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COVER CROPS

As autumn sets in and the beginning of winter draws near we are faced with the question: what to plant in the winter garden? Of course there is the standard selection of frost-resistant greens and root vegetables — spinach, lettuce, kale, beets, carrots, and the like — but there are many challenges associated with cultivating ample yields of food crops in the winter months, not the least of which being the unpredictable climate. Additionally, heavy garden growth from spring through fall can deplete the nutritional content of your soil.

Fortunately there is a simple solution — cover crops. A cover crop is planted on any open, unused patches of soil during the fall and winter months to shore up the quality of the soil for the following spring growing season. Cover crops provide a two-fold protective shield for your soil — the green growth prevents nutrients from the topsoil from being lost into the atmosphere, while the root growth prevents erosion and weed growth. Finally, at the end of winter the crop can be mowed back and tilled into the soil, providing a nutritious boost for your spring garden.

The two standard cover crops in temperate American climates are oats and winter rye. Both crops can be generously seeded over a spent summer or fall garden with little or no tilling. Because the crop is being grown to feed your soil rather than yourself winter crops do not need much in the way of careful attention. Over the course of the season less hardy crops like oats will die back with heavy frosts, while frost-resistant winter rye will continue growing green until spring. These need to be mowed down and allowed to dry out before tilling.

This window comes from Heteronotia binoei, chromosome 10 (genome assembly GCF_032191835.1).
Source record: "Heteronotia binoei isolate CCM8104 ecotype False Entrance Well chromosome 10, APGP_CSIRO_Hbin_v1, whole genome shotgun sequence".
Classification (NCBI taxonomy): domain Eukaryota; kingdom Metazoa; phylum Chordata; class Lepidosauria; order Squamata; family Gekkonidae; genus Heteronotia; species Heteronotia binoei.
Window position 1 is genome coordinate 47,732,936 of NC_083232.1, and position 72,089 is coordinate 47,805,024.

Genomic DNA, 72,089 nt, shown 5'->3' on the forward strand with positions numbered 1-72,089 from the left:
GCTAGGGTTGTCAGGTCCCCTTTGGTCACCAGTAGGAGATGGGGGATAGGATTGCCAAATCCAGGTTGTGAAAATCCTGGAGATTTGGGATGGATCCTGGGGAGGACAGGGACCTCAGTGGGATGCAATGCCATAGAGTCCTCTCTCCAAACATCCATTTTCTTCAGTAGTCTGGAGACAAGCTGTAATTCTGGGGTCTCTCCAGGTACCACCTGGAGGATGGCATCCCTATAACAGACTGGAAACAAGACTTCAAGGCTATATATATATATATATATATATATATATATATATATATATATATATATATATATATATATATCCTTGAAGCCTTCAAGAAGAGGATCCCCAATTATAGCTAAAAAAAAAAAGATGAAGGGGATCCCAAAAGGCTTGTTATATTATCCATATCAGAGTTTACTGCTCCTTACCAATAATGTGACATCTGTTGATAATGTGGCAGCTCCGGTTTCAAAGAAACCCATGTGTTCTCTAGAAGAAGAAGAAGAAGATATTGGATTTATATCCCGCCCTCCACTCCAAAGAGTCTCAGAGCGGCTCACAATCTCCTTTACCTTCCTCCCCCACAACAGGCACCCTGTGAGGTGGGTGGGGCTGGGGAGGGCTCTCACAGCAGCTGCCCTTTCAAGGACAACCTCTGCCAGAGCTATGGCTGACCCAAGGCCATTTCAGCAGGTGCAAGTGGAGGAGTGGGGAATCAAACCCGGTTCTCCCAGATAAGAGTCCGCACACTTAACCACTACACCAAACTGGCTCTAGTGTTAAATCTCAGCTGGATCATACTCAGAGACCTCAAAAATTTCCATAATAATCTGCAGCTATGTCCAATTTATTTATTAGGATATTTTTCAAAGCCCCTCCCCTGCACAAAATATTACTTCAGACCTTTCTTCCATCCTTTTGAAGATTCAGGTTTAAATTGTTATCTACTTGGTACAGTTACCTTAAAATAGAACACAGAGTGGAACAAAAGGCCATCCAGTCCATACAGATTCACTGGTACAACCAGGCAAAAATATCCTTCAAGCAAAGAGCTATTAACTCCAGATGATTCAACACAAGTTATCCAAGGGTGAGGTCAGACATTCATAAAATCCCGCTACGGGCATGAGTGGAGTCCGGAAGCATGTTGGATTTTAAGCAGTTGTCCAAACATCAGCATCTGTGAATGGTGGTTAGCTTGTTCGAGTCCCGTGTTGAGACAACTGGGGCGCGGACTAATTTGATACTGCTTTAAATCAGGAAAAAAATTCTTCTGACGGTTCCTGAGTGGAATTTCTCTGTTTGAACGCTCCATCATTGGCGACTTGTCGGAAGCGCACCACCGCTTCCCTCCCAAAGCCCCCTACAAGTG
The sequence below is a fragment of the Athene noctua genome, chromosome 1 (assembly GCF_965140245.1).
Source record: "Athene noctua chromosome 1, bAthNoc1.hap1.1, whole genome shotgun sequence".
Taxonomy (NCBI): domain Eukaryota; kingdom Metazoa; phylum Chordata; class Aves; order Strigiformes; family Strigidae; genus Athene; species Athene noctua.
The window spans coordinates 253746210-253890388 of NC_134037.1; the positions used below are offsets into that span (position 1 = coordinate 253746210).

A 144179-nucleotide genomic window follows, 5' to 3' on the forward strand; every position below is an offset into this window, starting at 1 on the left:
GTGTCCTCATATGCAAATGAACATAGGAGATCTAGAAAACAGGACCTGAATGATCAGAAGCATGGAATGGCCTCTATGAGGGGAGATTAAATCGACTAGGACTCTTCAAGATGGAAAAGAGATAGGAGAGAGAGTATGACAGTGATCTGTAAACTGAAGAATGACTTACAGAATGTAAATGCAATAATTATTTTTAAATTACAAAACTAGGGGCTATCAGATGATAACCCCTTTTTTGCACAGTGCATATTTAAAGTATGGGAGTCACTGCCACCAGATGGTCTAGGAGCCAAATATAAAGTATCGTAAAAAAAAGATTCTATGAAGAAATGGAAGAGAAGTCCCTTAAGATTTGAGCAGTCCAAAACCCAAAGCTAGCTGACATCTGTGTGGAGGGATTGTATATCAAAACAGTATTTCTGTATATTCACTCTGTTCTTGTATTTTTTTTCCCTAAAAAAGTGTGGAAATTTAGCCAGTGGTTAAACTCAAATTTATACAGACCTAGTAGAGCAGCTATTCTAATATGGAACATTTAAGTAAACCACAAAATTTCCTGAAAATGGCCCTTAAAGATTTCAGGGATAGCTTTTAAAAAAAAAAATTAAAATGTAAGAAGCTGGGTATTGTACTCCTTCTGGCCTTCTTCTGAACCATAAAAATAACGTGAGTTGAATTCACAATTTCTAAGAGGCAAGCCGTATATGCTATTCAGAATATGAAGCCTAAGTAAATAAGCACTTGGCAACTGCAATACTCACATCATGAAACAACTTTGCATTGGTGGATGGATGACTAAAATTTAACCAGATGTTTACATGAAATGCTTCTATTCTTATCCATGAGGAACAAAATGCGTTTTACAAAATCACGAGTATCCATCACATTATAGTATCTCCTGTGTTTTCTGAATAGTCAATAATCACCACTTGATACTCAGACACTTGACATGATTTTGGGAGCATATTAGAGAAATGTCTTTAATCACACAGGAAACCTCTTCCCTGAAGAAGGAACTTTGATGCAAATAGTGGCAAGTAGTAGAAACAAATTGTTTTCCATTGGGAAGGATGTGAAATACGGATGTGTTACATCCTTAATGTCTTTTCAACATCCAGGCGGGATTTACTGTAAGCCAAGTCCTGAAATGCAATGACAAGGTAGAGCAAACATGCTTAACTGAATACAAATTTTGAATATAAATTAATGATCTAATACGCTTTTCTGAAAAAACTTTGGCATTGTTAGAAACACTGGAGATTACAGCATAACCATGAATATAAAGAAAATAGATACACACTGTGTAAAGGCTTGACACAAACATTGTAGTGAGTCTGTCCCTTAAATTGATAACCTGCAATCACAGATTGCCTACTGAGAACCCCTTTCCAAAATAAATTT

If the idea of filling up large portions of your garden with crops that will never see the dinner table sounds sacrilegious then you may want to consider buckwheat as a cover crop. Buckwheat is a grass-like plant with a short growing season and small triangular seeds. Rich in both protein and complex carbohydrates, buckwheat makes a phenomenal winter staple for use in soups, stews, bread, and noodles. The plant itself also functions perfectly as a cover crop, choking out encroaching weeds and reintroducing nitrogen and other essential nutrients into spent soil. After the first buckwheat crop is harvested the remainder can be tilled into the earth similar to the winter rye or oat crops.

Managing a winter garden can sometimes be challenging, but it is important to remember the cyclical, systemic nature of gardening. Even when environmental conditions prevent growing standard American garden favorites there is still much that can be done to improve your soil — and your garden — for the future.

-Reagan

11/15/2018    Garden Journals